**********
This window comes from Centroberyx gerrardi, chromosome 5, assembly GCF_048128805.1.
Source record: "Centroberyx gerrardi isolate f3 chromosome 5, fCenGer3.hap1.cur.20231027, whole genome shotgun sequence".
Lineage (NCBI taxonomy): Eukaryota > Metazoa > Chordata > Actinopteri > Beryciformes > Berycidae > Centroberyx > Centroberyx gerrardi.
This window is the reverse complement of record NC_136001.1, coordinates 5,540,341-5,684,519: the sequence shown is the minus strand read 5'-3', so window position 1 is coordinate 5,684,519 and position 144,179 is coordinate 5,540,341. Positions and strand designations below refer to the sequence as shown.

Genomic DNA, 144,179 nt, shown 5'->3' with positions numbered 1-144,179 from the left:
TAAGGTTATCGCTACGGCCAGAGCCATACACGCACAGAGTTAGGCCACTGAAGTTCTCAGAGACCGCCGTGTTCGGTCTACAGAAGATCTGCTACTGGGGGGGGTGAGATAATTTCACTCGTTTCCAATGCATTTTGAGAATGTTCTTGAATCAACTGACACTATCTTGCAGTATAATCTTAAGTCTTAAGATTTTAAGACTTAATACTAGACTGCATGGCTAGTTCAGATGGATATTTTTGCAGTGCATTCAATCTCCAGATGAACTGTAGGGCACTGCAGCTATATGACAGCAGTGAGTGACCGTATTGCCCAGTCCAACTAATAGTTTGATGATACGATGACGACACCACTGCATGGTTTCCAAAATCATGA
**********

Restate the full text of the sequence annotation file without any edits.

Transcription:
This window comes from Centroberyx gerrardi, chromosome 5, assembly GCF_048128805.1.
Source record: "Centroberyx gerrardi isolate f3 chromosome 5, fCenGer3.hap1.cur.20231027, whole genome shotgun sequence".
Lineage (NCBI taxonomy): Eukaryota > Metazoa > Chordata > Actinopteri > Beryciformes > Berycidae > Centroberyx > Centroberyx gerrardi.
This window is the reverse complement of record NC_136001.1, coordinates 5,540,341-5,684,519: the sequence shown is the minus strand read 5'-3', so window position 1 is coordinate 5,684,519 and position 144,179 is coordinate 5,540,341. Positions and strand designations below refer to the sequence as shown.

Genomic DNA, 144,179 nt, shown 5'->3' with positions numbered 1-144,179 from the left:
TAAGGTTATCGCTACGGCCAGAGCCATACACGCACAGAGTTAGGCCACTGAAGTTCTCAGAGACCGCCGTGTTCGGTCTACAGAAGATCTGCTACTGGGGGGGGTGAGATAATTTCACTCGTTTCCAATGCATTTTGAGAATGTTCTTGAATCAACTGACACTATCTTGCAGTATAATCTTAAGTCTTAAGATTTTAAGACTTAATACTAGACTGCATGGCTAGTTCAGATGGATATTTTTGCAGTGCATTCAATCTCCAGATGAACTGTAGGGCACTGCAGCTATATGACAGCAGTGAGTGACCGTATTGCCCAGTCCAACTAATAGTTTGATGATACGATGACGACACCACTGCATGGTTTCCAAAATCATGA